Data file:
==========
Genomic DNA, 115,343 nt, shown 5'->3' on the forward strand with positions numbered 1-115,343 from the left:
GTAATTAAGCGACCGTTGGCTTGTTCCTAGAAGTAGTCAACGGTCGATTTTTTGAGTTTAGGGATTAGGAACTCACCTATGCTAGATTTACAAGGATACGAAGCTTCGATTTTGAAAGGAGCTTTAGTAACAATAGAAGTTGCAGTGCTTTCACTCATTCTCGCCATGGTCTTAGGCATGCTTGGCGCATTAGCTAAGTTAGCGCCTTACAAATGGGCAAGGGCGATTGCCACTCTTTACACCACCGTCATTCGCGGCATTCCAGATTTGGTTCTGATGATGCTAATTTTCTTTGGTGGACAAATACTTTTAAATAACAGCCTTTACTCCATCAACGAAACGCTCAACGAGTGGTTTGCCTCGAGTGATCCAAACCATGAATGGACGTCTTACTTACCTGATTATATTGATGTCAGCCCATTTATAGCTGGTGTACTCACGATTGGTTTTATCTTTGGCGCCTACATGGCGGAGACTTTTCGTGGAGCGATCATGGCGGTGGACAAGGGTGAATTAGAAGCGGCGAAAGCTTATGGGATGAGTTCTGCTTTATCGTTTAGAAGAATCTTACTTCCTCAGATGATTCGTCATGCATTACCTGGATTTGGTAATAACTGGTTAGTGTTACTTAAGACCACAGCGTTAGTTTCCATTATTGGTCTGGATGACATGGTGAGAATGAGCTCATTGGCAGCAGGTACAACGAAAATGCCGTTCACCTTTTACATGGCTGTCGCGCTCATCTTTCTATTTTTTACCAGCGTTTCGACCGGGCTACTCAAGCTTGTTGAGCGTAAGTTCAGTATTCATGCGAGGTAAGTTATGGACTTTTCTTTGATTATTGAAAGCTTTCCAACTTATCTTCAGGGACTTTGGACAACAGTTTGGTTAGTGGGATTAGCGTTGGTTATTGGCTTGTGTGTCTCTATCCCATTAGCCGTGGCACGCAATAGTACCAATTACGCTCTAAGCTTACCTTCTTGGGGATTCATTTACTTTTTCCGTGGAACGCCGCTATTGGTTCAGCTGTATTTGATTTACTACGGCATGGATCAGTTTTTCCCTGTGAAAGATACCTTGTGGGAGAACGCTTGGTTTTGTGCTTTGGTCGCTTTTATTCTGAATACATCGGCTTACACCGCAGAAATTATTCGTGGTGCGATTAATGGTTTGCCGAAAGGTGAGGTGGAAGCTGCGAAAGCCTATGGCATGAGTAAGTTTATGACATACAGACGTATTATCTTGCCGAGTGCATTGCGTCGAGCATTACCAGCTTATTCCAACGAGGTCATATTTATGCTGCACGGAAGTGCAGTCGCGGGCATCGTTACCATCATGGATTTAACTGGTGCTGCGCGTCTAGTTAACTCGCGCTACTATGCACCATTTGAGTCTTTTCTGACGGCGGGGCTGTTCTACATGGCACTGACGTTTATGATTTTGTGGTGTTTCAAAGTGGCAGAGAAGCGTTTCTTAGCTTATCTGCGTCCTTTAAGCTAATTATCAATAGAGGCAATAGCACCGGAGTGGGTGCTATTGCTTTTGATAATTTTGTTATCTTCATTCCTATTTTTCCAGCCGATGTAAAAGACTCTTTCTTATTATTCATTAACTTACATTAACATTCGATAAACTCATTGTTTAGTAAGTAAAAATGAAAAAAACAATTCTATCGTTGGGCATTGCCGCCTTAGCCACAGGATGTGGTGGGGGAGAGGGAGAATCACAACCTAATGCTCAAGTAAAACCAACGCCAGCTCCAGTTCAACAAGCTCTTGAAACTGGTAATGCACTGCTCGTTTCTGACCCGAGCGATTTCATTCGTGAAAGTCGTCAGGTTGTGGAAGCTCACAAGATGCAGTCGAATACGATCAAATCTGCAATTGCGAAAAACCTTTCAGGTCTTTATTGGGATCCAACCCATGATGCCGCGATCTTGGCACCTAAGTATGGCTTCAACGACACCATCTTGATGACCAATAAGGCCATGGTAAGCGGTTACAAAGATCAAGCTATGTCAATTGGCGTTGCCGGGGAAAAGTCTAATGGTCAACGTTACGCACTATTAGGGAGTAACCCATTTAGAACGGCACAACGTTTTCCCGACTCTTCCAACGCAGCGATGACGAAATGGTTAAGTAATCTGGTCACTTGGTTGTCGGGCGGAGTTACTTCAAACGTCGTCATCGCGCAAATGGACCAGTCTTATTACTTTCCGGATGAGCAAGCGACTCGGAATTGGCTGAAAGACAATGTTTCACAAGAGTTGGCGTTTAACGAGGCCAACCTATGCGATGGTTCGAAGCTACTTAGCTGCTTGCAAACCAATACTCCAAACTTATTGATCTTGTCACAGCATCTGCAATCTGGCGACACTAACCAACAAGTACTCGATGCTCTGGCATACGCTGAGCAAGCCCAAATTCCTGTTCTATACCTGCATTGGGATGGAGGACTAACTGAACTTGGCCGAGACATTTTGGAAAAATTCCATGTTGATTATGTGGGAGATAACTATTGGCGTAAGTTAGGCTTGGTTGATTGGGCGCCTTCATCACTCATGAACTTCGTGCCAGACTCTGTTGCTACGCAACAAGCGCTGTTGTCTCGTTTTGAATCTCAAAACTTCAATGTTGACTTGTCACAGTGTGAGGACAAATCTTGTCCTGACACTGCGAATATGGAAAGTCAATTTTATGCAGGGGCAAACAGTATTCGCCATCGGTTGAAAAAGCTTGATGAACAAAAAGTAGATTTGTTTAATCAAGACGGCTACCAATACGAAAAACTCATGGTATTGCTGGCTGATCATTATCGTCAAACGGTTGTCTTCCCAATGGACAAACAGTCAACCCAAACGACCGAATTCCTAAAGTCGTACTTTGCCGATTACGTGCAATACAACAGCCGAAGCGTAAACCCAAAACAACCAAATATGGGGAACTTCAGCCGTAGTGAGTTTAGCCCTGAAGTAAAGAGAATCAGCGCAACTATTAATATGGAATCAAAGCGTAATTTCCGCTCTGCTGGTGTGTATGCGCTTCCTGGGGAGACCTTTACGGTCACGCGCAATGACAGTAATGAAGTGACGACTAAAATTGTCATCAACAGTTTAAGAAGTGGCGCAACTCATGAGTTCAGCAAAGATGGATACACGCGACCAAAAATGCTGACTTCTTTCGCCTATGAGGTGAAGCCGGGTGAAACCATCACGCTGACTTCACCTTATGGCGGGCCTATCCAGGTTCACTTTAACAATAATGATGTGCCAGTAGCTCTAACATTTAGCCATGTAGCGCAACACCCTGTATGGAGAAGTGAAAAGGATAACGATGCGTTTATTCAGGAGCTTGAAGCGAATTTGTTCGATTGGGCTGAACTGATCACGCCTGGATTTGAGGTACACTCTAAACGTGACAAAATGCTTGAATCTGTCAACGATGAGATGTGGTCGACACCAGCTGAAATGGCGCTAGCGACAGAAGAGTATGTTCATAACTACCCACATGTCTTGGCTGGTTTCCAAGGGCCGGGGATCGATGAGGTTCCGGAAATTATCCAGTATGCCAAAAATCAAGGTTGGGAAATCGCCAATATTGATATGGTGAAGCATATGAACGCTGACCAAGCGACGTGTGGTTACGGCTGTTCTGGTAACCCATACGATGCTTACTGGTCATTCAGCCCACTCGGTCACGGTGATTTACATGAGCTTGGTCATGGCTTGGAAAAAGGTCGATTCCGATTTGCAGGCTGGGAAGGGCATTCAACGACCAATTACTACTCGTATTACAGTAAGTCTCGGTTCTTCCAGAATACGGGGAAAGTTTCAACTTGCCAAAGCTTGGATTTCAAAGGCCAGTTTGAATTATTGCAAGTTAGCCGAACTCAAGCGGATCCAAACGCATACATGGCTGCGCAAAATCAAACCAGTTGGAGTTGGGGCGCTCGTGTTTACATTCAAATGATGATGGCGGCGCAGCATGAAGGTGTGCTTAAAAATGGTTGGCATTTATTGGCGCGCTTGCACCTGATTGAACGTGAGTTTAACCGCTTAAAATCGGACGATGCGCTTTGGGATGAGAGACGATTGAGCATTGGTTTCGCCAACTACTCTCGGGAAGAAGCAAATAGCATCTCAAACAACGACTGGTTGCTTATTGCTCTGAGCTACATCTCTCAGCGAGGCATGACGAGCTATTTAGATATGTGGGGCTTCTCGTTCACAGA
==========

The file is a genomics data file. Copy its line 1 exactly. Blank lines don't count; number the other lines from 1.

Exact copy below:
Genomic DNA, 115,343 nt, shown 5'->3' on the forward strand with positions numbered 1-115,343 from the left: